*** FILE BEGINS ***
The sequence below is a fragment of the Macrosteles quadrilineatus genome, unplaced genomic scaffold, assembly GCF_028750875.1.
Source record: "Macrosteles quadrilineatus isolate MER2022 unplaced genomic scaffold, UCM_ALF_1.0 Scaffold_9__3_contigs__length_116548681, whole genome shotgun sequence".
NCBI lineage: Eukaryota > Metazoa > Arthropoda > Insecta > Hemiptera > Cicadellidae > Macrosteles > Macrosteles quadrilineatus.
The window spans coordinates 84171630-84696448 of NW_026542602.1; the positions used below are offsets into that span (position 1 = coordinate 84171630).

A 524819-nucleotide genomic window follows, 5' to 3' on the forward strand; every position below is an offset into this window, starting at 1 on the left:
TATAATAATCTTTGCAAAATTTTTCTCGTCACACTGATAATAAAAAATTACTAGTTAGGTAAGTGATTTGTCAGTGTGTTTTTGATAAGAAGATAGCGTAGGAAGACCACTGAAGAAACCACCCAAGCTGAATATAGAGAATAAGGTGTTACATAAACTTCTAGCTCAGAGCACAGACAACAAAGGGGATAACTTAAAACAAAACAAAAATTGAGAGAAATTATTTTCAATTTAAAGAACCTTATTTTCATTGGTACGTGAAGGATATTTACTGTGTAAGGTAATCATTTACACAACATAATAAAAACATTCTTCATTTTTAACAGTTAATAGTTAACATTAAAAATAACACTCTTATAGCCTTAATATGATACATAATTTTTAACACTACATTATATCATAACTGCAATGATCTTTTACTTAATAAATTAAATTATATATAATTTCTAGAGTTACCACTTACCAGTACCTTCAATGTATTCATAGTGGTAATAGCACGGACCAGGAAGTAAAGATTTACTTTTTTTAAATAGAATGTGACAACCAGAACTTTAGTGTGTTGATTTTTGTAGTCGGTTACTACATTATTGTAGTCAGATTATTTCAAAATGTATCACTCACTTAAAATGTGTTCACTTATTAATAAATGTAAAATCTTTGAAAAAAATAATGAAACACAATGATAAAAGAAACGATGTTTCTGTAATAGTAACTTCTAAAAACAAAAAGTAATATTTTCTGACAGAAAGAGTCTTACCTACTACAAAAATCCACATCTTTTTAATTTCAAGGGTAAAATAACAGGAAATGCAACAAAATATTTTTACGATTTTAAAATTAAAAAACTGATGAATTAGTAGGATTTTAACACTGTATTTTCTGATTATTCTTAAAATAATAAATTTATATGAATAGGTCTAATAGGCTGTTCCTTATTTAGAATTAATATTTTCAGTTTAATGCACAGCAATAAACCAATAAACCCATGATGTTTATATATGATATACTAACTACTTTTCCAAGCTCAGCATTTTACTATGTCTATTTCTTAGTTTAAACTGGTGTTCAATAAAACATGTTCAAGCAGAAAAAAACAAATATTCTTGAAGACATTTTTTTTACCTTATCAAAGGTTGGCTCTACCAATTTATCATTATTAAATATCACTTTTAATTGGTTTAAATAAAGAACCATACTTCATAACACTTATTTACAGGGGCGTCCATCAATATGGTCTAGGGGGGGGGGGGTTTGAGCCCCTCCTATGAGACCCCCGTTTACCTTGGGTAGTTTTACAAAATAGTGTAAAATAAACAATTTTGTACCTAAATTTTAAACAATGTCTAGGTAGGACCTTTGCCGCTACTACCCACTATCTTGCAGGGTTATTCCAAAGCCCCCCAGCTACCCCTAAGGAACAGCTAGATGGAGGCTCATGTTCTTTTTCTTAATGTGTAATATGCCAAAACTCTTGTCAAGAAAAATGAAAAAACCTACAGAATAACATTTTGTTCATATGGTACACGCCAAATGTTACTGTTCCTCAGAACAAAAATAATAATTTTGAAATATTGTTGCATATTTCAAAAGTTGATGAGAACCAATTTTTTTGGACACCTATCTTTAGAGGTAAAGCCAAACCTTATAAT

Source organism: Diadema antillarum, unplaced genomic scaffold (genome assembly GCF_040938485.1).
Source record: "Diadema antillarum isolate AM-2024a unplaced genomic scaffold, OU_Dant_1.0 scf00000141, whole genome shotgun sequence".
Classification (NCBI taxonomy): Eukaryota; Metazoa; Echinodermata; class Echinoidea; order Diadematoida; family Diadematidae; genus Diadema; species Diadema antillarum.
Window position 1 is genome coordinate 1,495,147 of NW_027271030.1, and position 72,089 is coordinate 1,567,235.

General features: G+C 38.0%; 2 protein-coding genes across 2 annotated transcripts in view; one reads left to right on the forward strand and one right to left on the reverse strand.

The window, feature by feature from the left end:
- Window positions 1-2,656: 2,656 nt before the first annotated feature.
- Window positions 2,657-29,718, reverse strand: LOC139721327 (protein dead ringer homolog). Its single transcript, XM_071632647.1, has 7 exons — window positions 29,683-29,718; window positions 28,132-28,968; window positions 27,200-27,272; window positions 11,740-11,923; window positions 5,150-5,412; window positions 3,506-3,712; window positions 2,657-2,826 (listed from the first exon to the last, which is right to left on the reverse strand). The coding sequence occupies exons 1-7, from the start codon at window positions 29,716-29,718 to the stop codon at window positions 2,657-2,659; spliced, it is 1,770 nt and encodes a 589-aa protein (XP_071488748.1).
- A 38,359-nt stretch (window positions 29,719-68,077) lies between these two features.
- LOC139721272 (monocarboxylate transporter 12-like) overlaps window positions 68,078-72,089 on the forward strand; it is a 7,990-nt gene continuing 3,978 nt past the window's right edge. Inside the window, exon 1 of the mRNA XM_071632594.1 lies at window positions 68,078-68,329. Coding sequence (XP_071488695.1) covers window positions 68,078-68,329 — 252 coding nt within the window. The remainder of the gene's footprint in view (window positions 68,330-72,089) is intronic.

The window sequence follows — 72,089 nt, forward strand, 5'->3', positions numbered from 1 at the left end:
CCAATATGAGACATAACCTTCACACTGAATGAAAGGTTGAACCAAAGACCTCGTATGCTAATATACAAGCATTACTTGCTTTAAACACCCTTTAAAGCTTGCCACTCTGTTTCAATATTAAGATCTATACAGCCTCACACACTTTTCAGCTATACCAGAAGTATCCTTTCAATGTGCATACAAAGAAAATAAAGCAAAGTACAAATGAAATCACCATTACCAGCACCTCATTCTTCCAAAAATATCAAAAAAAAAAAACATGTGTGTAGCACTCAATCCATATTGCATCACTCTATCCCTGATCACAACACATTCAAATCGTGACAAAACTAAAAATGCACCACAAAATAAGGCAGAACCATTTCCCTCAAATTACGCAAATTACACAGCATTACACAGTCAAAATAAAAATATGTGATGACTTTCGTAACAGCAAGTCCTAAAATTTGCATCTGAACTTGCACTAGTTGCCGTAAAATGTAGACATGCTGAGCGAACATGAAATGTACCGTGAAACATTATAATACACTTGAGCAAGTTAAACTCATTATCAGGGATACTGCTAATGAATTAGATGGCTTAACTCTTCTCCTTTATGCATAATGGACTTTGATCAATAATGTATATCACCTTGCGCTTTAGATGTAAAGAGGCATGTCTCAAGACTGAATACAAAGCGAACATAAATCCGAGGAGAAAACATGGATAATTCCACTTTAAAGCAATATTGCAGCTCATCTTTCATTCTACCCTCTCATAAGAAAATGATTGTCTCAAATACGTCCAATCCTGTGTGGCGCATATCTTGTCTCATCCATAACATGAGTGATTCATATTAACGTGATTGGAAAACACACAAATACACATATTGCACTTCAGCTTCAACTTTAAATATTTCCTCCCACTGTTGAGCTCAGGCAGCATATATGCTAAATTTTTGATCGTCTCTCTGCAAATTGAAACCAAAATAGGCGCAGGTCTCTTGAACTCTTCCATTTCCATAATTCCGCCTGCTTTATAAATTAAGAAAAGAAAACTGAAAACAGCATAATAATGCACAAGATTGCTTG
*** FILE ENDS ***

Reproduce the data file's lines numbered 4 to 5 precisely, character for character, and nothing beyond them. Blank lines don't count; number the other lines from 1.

The window spans coordinates 84171630-84696448 of NW_026542602.1; the positions used below are offsets into that span (position 1 = coordinate 84171630).

A 524819-nucleotide genomic window follows, 5' to 3' on the forward strand; every position below is an offset into this window, starting at 1 on the left: